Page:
Dimemorfan

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Dimemorfan
Dimemorfan.svg
Clinical data
AHFS/Drugs.comInternational Drug Names
ATC code
Identifiers
CAS Number
PubChem CID
ChemSpider
UNII
KEGG
ChEMBL
ECHA InfoCard100.048.134 Edit this at Wikidata
Chemical and physical data
FormulaC18H25N
Molar mass255.398 g/mol
3D model (JSmol)
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Dimemorfan (INN) (or dimemorphan) (brand names Astomin, Dastosirr, Tusben), or dimemorfan phosphate (JAN), also known as 3,17-dimethylmorphinan, is an antitussive (cough suppressant) of the morphinan family that is widely used in Japan and is also marketed in Spain and Italy.[1][2][3][4] It was developed by Yamanouchi Pharmaceutical (now Astellas Pharma) and introduced in Japan in 1975.[3] Dimemorfan is an analogue of dextromethorphan (DXM) and its active metabolite dextrorphan (DXO), and similarly to them, acts as a potent agonist of the σ1 receptor (Ki = 151 nM).[5][6] However, unlike DXM and DXO, it does not act significantly as an NMDA receptor antagonist (Ki = 16,978 nM), and for this reason, lacks dissociative effects, thereby having reduced side effects and abuse potential in comparison.[7][8] Similarly to DXM and DXO, dimemorfan has only relatively low affinity for the σ2 receptor (Ki = 4,421 nM).[6]

See also[edit]

References[edit]

  1. ^ J. Elks (14 November 2014). The Dictionary of Drugs: Chemical Data: Chemical Data, Structures and Bibliographies. Springer. pp. 427–. ISBN 978-1-4757-2085-3.
  2. ^ Eduardo Bruera; Irene Higginson; Charles F. von Gunten; Tatsuya Morita (15 January 2015). Textbook of Palliative Medicine and Supportive Care, Second Edition. CRC Press. pp. 677–. ISBN 978-1-4441-3526-8.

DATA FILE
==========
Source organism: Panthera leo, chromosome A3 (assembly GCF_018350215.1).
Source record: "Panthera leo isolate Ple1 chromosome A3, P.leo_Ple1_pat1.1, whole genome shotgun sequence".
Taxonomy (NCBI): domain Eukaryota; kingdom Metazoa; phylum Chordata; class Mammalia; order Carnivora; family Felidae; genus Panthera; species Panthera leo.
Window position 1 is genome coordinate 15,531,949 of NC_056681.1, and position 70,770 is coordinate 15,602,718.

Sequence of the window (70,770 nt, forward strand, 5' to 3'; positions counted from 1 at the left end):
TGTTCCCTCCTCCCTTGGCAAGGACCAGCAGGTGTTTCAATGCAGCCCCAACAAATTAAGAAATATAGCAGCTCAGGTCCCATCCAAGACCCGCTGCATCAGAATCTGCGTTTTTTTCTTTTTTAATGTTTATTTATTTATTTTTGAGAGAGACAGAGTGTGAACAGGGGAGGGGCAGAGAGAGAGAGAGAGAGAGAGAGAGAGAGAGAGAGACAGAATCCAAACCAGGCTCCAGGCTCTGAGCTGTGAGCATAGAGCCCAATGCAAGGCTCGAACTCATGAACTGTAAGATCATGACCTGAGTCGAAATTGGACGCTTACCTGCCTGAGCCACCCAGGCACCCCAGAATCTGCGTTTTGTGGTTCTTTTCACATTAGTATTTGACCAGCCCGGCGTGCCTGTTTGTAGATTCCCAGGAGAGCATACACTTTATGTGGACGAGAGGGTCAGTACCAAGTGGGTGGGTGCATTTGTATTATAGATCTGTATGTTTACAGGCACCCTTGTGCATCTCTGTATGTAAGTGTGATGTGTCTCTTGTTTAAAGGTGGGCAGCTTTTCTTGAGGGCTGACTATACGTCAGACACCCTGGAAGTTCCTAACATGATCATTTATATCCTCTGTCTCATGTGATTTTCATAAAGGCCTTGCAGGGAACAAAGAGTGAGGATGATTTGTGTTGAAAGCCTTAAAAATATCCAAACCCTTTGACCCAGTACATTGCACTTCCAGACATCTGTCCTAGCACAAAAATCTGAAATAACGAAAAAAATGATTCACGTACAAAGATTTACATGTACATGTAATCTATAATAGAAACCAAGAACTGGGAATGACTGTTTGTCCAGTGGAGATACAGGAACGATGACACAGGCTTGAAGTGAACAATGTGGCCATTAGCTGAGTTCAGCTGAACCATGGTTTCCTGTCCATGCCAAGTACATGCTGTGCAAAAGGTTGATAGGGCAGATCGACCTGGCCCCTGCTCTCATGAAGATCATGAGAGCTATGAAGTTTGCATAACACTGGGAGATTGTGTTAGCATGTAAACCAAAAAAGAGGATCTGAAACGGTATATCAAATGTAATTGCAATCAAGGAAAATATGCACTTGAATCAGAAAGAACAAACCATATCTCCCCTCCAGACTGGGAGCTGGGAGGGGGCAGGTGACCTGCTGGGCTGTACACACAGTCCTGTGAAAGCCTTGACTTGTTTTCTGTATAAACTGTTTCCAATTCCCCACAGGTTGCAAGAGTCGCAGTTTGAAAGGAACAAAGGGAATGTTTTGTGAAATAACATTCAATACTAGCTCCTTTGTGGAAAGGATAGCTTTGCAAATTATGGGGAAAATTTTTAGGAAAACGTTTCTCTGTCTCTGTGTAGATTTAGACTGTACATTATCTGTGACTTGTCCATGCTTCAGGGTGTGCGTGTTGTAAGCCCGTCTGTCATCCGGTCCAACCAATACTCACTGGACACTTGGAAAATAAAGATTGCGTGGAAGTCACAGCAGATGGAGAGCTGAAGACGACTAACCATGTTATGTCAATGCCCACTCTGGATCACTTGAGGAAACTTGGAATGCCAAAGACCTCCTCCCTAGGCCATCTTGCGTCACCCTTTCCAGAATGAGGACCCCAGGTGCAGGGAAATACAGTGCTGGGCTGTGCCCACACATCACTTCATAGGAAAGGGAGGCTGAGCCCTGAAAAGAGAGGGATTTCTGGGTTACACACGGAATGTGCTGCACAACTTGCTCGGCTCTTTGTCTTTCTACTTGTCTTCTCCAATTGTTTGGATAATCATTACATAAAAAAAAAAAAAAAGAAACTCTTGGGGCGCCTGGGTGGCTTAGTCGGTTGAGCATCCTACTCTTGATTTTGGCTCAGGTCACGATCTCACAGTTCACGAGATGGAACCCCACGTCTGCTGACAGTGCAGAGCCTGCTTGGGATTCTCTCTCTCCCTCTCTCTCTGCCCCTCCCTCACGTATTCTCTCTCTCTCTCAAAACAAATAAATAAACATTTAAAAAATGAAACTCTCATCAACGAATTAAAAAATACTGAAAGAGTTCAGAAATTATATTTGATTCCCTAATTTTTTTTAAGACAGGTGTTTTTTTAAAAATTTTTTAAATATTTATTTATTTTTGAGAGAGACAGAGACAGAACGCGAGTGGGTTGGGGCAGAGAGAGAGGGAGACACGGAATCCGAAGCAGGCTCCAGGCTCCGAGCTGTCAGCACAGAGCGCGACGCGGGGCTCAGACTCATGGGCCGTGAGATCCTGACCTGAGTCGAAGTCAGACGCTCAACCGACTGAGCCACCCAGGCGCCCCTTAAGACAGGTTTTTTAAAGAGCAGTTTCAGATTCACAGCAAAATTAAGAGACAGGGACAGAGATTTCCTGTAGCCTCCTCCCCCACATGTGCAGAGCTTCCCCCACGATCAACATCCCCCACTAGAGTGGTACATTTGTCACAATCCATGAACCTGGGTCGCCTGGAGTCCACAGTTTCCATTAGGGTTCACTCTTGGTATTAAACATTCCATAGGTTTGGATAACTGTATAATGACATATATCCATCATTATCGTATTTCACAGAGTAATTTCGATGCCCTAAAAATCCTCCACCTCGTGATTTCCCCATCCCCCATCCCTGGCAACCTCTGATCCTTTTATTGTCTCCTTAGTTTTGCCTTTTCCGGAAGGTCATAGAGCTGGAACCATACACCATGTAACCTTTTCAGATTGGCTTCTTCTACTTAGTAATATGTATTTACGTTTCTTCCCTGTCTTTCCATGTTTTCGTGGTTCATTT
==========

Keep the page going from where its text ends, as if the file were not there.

3. ^ a b Ida, Hisashi (1997). "The nonnarcotic antitussive drug dimemorfan: a review". Clinical Therapeutics. 19 (2): 215–231. doi:10.1016/S0149-2918(97)80111-7. ISSN 0149-2918.
  4. ^ Lora L. Armstrong; Morton P. Goldman (1 January 2005). Lexi-Comp's Drug Information Handbook International: With Canadian and International Drug Monographs. Lexi-Comp. ISBN 978-1-59195-110-0.
  5. ^ Maurice, Tangui; Su, Tsung-Ping (2009). "The pharmacology of sigma-1 receptors". Pharmacology & Therapeutics. 124 (2): 195–206. doi:10.1016/j.pharmthera.2009.07.001. ISSN 0163-7258. PMC 2785038.
  6. ^ a b Luis M. Botana; Mabel Loza (20 April 2012). Therapeutic Targets: Modulation, Inhibition, and Activation. John Wiley & Sons. pp. 234–. ISBN 978-1-118-18552-0.
  7. ^ Chou, Yueh-Ching; Liao, Jyh-Fei; Chang, Wan-Ya; Lin, Ming-Fang; Chen, Chieh-Fu (1999). "Binding of dimemorfan to sigma-1 receptor and its anticonvulsant and locomotor effects in mice, compared with dextromethorphan and dextrorphan". Brain Research. 821 (2): 516–519. doi:10.1016/S0006-8993(99)01125-7. ISSN 0006-8993. PMID 10064839.
  8. ^ Shin, Eun-Joo; Nah, Seung-Yeol; Kim, Won-Ki; Ko, Kwang Ho; Jhoo, Wang-Kee; Lim, Yong-Kwang; Cha, Joo Young; Chen, Chieh-Fu; Kim, Hyoung-Chun (2005). "The dextromethorphan analog dimemorfan attenuates kainate-induced seizuresvia σ1receptor activation: comparison with the effects of dextromethorphan". British Journal of Pharmacology. 144 (7): 908–918. doi:10.1038/sj.bjp.0705998. ISSN 0007-1188. PMC 1576070. PMID 15723099.